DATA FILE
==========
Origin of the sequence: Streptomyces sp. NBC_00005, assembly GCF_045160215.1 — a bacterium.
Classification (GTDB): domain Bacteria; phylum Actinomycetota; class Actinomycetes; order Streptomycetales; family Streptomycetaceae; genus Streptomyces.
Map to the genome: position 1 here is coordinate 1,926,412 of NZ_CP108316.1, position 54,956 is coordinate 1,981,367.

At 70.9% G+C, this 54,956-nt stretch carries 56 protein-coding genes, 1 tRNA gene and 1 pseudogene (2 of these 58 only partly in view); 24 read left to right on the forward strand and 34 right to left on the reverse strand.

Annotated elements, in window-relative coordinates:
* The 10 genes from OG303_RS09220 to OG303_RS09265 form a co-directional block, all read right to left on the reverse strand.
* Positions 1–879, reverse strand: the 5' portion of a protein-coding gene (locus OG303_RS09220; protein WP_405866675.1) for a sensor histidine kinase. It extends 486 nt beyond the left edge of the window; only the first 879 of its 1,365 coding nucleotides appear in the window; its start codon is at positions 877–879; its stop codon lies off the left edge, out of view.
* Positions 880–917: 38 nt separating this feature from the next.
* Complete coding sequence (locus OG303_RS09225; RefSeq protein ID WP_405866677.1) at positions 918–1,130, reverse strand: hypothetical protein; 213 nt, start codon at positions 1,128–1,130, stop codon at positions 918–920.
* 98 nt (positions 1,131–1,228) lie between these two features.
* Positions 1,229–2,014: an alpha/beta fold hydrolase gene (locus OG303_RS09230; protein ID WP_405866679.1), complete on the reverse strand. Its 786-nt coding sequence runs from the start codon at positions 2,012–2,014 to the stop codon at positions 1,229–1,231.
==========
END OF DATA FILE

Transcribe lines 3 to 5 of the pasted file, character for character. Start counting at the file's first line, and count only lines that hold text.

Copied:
Map to the genome: position 1 here is coordinate 1,926,412 of NZ_CP108316.1, position 54,956 is coordinate 1,981,367.

At 70.9% G+C, this 54,956-nt stretch carries 56 protein-coding genes, 1 tRNA gene and 1 pseudogene (2 of these 58 only partly in view); 24 read left to right on the forward strand and 34 right to left on the reverse strand.

Annotated elements, in window-relative coordinates: